Italian nymphets, through Alberto Moravia, certainly influenced Nabokov. I had always suspected that but finally found a sound corroboration in a site [ ].  Alex Beam wrote two rather negative reviews about Nabokov in the beginning of December which were not mentioned here (I didn't want to bring them up, considering...)


Nabokov's "Nursery story" (I'm uncertain of its title, it has a character named Herman making a pact with devilish Mrs. Monde... or so I suppose) and one episode in ADA in a shop where very young Van finds a school girl and falls in love with her and a real pouting rose among artificial ones always led me to some of Moravia's short-stories and novels. According to the writer of the article below the Nabokovs even had dinner with Moravia once (he cites B.Boyd):

“The Devil Can't Save the World” is a short story in Moravia's Erotic Tales [Italian: La Cosa]. In the story Gualtieri, an approximately thirty-year-old famous scientist, makes a Faustian bargain. Gualtieri is described as being “tall, thin, and elegant, with a charming face […] penetrating eyes set in the shadow of thick black eyebrows; silver hair; a large, hooked, imperious nose, and a proud, noble mouth.” And with “the gentlest voice and the most persuasive manner imaginable.”

In an effort to get the scientist to sign over his soul, the devil decided to disguise himself as a female before approaching Gualtieri because “it combines the temptation of success with the often irresistible temptation of desire.” The devil appeared “as a girl studying at the university”, “as a married woman at some social gathering or club”, and as a prostitute but Gualtieri displayed an “indifference” that was both “relaxed and effortless”.

However, after “beginning to despair” the devil happened upon the scientist in “the public gardens. He was sitting on a bench with a book in his hand, but the book was closed. He seemed to be watching something very intently […] With an air of profound attention he was watching a group of twelve-to fifteen-year-old girls a little further on who were playing [hopscotch] […] the game they were playing lifted their skirts bit by bit  above their knees.” Consequently, the devil “had discovered not only the disguise in which to approach him but also the way to make him sign the infernal pact immediately”. 

The devil “got up from the bench, went into a thicket of trees , and transformed […] into a little girl around twelve years old with a thick head of hair, slender bust and long, muscular legs.” She joined the game, but she hitched up her dress to improve her jumping but cunningly “a great deal more than necessary.” Gualtieri immediately noticed that the nymphet was not wearing any panties. He suddenly buried himself in his book, “gripping it tight in his hands.”

The devil was certain that she had “hit the bullseye of his most intimate target [on the] first shot.” And with “a typically cheeky little girl's voice” asked, “I'm collecting signatures. Will you sign my book?”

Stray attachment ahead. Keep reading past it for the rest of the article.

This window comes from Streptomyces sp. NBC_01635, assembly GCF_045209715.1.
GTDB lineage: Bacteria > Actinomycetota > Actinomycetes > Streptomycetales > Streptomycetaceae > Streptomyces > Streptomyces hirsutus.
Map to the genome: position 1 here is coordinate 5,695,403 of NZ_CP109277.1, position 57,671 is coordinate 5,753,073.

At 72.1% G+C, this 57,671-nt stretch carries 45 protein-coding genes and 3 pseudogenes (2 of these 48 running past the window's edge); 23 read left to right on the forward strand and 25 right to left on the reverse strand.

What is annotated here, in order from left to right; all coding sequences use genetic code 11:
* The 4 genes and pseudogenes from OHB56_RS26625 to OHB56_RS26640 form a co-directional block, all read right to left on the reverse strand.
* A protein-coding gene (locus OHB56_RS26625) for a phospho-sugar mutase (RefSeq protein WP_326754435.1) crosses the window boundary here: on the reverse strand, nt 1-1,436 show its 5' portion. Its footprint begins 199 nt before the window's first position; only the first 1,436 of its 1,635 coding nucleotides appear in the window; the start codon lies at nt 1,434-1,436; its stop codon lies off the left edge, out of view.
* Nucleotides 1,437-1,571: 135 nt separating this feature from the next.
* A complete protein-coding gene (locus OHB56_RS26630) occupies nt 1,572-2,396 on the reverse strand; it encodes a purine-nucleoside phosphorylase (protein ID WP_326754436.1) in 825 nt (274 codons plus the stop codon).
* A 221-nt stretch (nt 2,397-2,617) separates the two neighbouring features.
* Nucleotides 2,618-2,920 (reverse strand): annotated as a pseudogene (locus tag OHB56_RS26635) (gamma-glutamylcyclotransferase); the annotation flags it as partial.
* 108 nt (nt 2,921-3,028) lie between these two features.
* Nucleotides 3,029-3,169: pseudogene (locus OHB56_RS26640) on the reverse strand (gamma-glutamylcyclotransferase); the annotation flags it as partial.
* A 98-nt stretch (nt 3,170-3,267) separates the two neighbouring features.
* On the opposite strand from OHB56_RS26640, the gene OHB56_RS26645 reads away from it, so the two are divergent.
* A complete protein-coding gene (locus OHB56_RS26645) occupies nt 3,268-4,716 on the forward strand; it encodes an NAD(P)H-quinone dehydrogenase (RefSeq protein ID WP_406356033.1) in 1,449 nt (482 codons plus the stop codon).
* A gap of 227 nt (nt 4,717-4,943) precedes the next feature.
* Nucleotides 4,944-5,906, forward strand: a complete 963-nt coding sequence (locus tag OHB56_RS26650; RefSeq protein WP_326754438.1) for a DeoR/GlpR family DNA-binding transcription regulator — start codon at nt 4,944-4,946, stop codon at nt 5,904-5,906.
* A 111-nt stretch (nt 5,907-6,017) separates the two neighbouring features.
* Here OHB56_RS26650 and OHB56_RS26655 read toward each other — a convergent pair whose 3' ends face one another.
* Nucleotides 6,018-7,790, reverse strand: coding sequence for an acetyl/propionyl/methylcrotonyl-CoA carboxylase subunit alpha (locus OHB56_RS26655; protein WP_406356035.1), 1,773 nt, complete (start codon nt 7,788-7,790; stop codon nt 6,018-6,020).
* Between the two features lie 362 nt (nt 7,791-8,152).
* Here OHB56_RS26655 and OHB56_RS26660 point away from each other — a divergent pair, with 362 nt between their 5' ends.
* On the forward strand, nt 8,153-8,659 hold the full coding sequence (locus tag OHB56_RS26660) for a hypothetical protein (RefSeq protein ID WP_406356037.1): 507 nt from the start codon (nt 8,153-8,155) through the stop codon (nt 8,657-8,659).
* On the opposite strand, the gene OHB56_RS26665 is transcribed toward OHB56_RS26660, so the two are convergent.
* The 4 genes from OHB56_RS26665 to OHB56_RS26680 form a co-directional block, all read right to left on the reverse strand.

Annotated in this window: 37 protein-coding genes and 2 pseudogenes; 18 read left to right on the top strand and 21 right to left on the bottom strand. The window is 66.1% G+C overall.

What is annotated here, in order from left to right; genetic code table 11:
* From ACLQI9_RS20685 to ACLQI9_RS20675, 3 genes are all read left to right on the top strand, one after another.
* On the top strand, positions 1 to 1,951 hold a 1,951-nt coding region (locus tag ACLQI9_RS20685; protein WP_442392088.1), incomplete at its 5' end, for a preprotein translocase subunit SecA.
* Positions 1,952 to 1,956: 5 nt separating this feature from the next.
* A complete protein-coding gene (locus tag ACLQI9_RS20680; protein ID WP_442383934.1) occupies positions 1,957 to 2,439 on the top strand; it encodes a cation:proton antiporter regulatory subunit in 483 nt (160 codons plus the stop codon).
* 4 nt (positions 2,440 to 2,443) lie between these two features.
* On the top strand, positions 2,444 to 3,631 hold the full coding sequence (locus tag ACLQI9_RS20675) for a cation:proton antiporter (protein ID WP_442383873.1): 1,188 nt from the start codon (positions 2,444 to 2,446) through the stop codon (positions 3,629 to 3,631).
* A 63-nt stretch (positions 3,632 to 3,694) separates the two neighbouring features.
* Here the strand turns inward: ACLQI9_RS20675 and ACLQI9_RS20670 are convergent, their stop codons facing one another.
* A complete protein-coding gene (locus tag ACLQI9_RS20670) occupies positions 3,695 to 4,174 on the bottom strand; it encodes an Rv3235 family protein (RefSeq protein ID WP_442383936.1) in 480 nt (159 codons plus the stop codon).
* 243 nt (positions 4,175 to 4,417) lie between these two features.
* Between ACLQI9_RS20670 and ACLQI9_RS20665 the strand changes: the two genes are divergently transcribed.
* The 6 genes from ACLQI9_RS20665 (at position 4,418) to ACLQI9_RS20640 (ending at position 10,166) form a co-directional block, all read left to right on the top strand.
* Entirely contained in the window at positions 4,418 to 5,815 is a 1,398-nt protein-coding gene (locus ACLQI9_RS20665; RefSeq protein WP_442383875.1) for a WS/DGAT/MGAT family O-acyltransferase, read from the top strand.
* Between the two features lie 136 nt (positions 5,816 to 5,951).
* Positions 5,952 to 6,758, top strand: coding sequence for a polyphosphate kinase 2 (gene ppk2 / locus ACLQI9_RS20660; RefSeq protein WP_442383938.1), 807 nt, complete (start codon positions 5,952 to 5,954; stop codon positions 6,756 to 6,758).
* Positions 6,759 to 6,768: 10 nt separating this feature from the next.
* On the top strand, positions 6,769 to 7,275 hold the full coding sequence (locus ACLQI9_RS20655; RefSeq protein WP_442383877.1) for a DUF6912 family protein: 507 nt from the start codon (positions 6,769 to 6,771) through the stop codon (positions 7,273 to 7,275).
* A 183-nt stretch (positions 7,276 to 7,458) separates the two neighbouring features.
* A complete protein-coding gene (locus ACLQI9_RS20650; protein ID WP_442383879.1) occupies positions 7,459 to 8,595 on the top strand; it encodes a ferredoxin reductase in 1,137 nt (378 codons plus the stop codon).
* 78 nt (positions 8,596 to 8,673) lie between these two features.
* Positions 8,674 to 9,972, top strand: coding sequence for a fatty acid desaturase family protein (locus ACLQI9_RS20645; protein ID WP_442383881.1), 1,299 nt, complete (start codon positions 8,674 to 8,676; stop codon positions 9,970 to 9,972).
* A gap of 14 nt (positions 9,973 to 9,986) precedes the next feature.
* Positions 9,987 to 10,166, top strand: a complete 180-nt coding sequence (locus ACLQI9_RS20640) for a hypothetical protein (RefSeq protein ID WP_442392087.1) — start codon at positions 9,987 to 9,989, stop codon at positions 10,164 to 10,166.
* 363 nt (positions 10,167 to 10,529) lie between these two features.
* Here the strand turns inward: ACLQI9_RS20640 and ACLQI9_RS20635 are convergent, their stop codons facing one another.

Who would have thought that a former president of PEN International would write such salacious material? Only the naive. Lastly, for some reason I was not surprised to learn from Boyd's Vladimir Nabokov, The American Years that Nabokov met Moravia. Boyd wrote that “[t]he day after Lolita's English publication, the Nabokovs set off from London for Rome.”
While in Rome they “dined” with Moravia.


De: Vladimir Nabokov Forum [mailto:NABOKV-L@LISTSERV.UCSB.EDU] Em nome de Mo Ibrahim
Enviada em: terça-feira, 27 de dezembro de 2016 12:22
Assunto: [NABOKV-L] Did Victor X and Italian Nymphet Prostitutes Influence Nabokov?


Alex Beam wrote in "The Feud: Vladimir Nabokov, Edmund Wilson, and the End of a Beautiful Friendship" that in 1948 Wilson gave Nabokov a copy of "Confession Sexuelle d'un Russe du Sud" that Havelock Ellis appended to the sixth French edition of "Studies of Sexual Psychology". The allegedly authentic memoir of Victor X, a wealthy Ukrainian, contains accounts of his procurement of Italian pre-teen prostitutes. "Confession Sexuelle d'un Russe du Sud" was translated into "Secret Lolita: The Confessions of Victor X" by Donald Rayfield, an emeritus professor of Russian and Georgian at Queen Mary University of London. [snip]Beam relates that Nabokov was so fond of this particular text that he wrote about it in the English ("Speak, Memory") and Russian ("Drugiye Berega") versions of his autobiography. For example, in "Speak, Memory" Nabokov wrote that the "'sexual confessions' (to be found in Havelock Ellis and elsewhere), [...] involve tiny tots mating like mad." And, according to Wilson, "Confession Sexuelle d'un Russe du Sud" "no doubt inspired 'Lolita'".

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